Let’s start this column with a joke: How can you tell an introverted CIO from an extroverted CIO? The introvert stares at his shoes when you talk to him; the extrovert stares at your shoes. While CIOs are masters of a variety of skills, networking typically isn’t one of them. Most CIOs, introverts at heart, would rather lead a global SAP deployment than work the room.

Yet, effective networking is often a means toward better business partners, better employees and better jobs. So, like it or not, it is something CIOs have to learn.
Rather than look to sales professionals, consultants and other expert schmoozers for tips on managing your Rolodex, I’ve turned to the introverts themselves. These four IT executives offer practical, tactical advice for identifying the most promising networking opportunities and making the most of them.

Avoid generic networking events

Dave Clarke, CTO of the American Red Cross, is president of the Washington Area CTO Roundtable, a group that meets bi-monthly to discuss technology topics. “This forum is effective for networking because it is not a networking forum,” says Clarke. “Its purpose is technology education, but because the members have common interests, we wind up developing a good network.”

His advice to CIOs in search of something similar: “Look for events that have specific topics of interest as opposed to general networking. Once you’ve joined, listen to those members whose opinions you find most interesting. Decide to make contact with only a few, exchange business cards and follow up on that specific topic.” Members of the Roundtable call each other to compare notes on technology topics that are relevant to their businesses, not just to have lunch.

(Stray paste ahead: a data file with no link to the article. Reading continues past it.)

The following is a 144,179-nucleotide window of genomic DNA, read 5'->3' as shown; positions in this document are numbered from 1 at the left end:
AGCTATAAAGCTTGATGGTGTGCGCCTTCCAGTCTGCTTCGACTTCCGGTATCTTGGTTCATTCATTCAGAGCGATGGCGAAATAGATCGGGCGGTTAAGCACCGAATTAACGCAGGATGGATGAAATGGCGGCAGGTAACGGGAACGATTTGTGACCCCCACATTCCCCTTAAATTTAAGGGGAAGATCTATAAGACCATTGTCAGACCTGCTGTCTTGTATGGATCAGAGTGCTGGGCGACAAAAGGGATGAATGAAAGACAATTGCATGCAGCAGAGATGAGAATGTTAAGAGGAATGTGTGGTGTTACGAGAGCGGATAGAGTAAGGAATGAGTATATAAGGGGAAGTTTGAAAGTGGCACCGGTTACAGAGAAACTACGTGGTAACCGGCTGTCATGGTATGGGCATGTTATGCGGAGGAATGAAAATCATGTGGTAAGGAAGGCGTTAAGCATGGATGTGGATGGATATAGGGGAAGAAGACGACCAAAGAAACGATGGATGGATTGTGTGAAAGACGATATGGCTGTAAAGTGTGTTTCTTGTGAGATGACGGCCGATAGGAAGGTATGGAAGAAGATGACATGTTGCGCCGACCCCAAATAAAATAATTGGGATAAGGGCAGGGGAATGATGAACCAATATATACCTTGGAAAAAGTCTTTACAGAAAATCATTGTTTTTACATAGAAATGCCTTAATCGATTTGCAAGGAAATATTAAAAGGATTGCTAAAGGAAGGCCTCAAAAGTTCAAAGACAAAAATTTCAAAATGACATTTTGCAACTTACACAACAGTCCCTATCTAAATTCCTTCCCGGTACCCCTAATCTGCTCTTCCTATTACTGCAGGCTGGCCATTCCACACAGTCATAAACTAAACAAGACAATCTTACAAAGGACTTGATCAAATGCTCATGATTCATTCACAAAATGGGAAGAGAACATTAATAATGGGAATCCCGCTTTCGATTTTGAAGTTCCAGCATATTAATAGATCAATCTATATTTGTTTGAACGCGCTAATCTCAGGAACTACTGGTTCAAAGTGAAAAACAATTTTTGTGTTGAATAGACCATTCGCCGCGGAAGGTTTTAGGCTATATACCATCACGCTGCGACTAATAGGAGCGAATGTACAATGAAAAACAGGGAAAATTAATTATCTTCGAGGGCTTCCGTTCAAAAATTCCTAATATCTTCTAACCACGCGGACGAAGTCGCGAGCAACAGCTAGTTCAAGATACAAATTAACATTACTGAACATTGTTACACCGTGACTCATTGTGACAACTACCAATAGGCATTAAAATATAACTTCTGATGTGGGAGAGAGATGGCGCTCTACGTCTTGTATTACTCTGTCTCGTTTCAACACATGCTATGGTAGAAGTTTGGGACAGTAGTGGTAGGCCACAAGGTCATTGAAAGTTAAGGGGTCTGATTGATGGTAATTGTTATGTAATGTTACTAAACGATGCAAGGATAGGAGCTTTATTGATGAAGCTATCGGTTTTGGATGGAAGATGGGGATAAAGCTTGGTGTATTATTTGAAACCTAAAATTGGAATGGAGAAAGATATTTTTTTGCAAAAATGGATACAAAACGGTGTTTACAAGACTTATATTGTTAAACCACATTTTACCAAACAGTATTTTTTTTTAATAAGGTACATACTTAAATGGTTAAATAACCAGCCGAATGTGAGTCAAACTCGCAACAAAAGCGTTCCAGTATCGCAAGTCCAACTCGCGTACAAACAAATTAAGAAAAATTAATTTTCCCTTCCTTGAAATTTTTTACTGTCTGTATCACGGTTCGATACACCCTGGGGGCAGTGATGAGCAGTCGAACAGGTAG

Another tip from Clarke: “CIOs might want to take a look at LinkedIN, an online networking tool. It is fun to use and because it is a technology tool, technology executives might be more inclined to use it.”

"At any given event, I may meet only two or three people I like. I’ll add them to my personal Rolodex and follow up with an e‑mail to get together in 30 days"

Greg Smith, CIO, World Wildlife Fund

Build a networking model

Greg Smith, CIO of the World Wildlife Fund, uses a ‘networking model’ to manage his relationship building activities. The model is a wheel with Smith in the centre and nodes that represent friends, IT peers, recruiters, vendors, consultants, employees and mentors around the perimeter.

“The links between the nodes and yourself are built by getting out and speaking to people,” says Smith. “I force myself to attend vendor seminars, to participate in peer to peer councils, and to reach out to my employees and to mentors. I make sure that I am spreading my networking activities to a variety of groups and contacts.” “But don’t cast the net too wide,” advises Smith. “At any given event, I may meet only two or three people I like. I’ll add them to my personal Rolodex and follow up with an email to get together in 30 days. But if I’m having a conversation with someone I’m not that interested in, I’ll cut it short. Networking is time consuming; you have to control your network.”

Networking tips before the event

CIO LESSON Be selective about which events you attend. Decide which events are worth your time based on the networking potential that each provides.

Do your homework. Before the event find out who is expected to be there. Then identify the individuals you want to meet.

Plan ahead. Consider what you might say to break the ice and keep conversations flowing. Planning ahead will help you make the most of the event and increase your confidence going into it.

Know what you want to accomplish. Do you want their business card, or a referral or permission to contact them afterward to discuss your mutual interests?